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The Dominicans

Torch Commentary from the Dominicans

Torch provides a Catholic homily each week by Dominican friars; past homilies can be found on their site here

Harden Not Your Hearts

First Sunday in Advent. Year B  

Fr Matthew Jarvis reassures us of the possibility of repentance.

There are difficult words in our first reading from Isaiah, when he complains: ‘Why, Lord, leave us to stray from your ways and harden our hearts against fearing you?’ God seems to have hardened our hearts, and even abandoned his people to evil: ‘For you hid your face from us and gave us up to the power of our sins.’ How is that possible? Is God not our Father, our Redeemer?

This is a classic problem. The great Christian educator Origen, in the 3rd century, pointed out that many faithful people are perturbed by Biblical passages about God ‘hardening hearts’, because they think this means we are not truly free. In a world of pagan gods and Gnostic heresies, where the notion of Fate was widespread, Origen sought to reassure Christians that God has truly liberated us from any fatalism. So how can Isaiah say that God hardens hearts?

To understand this we need to go back to the Exodus, the foundational reference being to Pharaoh’s hardened heart when he refused to let the Hebrew slaves go free. What does the text actually say? Interestingly, sometimes it says that God hardened Pharaoh’s heart (Exodus 9:12; 10:20,27; 11:10; 14:4), while other times it says that Pharaoh hardened his own heart (Exodus 8:15,32), or simply that his heart was hardened (Exodus 7:22; 8:19; 9:7). So, was Pharaoh free not to harden his heart, if God was hardening it anyway?

Not at all. The varieties of expression in Exodus seem to be inviting us to go deeper with this problem, to investigate how the freedom of Pharaoh has an interplay with God’s freedom. This is a vast topic, but a simple way to get some handle on it is to realise that there are two different ways that Pharaoh’s heart is hardened. When Pharaoh hardens his own heart, this is a Biblical way of saying he freely set his will on something evil and refused to change back to the good. He refused to have compassion on the Hebrew slaves and was determined to maintain his own power and glory. Notice that hardening his heart blinds him to reality: he is blind both to the suffering of the slaves and also to the miracles that God is working in his land.

Something very different is meant when we read that God hardened Pharaoh’s heart. Here we don’t mean that God turned Pharaoh’s will towards something evil. Instead, we mean that God allows Pharaoh’s evil to get stuck in its own rut. Effectively, God says to Pharaoh: ‘So you are determined to want this evil thing? Fine, have it your way.’ And since evil is inherently self-defeating – remember, a kingdom divided against itself will fall (Mt 12:25) – God will win glory over Pharaoh by the sheer logic of Pharaoh’s own stubborn wickedness.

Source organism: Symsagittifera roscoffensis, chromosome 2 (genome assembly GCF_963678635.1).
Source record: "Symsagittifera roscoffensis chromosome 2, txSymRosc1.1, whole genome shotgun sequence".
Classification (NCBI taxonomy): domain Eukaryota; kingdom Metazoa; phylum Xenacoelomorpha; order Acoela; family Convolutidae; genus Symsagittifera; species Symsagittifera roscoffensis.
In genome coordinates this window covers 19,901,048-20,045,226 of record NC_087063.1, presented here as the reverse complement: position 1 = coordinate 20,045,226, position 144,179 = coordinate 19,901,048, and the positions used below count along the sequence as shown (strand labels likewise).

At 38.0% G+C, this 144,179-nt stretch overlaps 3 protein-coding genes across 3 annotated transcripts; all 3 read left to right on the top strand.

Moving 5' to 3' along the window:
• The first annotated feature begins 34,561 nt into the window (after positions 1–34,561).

We know that God is continually calling all sinners to repentance and he wants none to perish: ‘O that today you would listen to his voice; harden not your hearts’, as we say daily in the Invitatory Psalm. But in his providence, God can allow a sinner to be temporarily fixed in his or her evil designs in order later to manifest God’s greater glory and love for all. Thus Pharaoh’s stubbornness leads to greater miracles and the crossing of the Red Sea, a prefiguration of our Baptism. Another case would be Pilate’s refusal to release Jesus, leading to the Crucifixion, in which we see the ultimate revelation of God’s sacrificial love for humanity.

So, as Advent begins, let’s hold fast to our total freedom in Christ. ‘For freedom Christ has set us free’ (Gal 5:1). We must use this freedom well. We are waiting, ‘waiting for our Lord Jesus Christ to be revealed’ in his final glory. We do not know when, and so we must ‘stay awake!’

This is by no means a passive inertia. We are to be active in our waiting, like servants ‘each with his own task’. At the very least, this means we must be active in wanting our Lord to return, and calling upon him in our hearts. Isaiah speaks for all the people when he says apologetically to God: ‘No one invoked your name or roused himself to catch hold of you.’ God will do all the necessary work of salvation in us, but we must want him, desire him, and invite him in. God is constantly softening our hearts – if only we would let him!

Readings: Isaiah 63:16-17,64:1,3-8 | 1 Corinthians 1:3-9 | Mark 13:33-37


Bishop Robert Barron is an acclaimed author, speaker, and theologian. He is also the founder of the global media ministry Word on Fire, which reaches millions of people by utilizing the tools of new media to draw people into or back to the Catholic Faith.

Bishop Robert Barron

In loving memory of Johnny Harrow (JFMH)

May he rest in peace.

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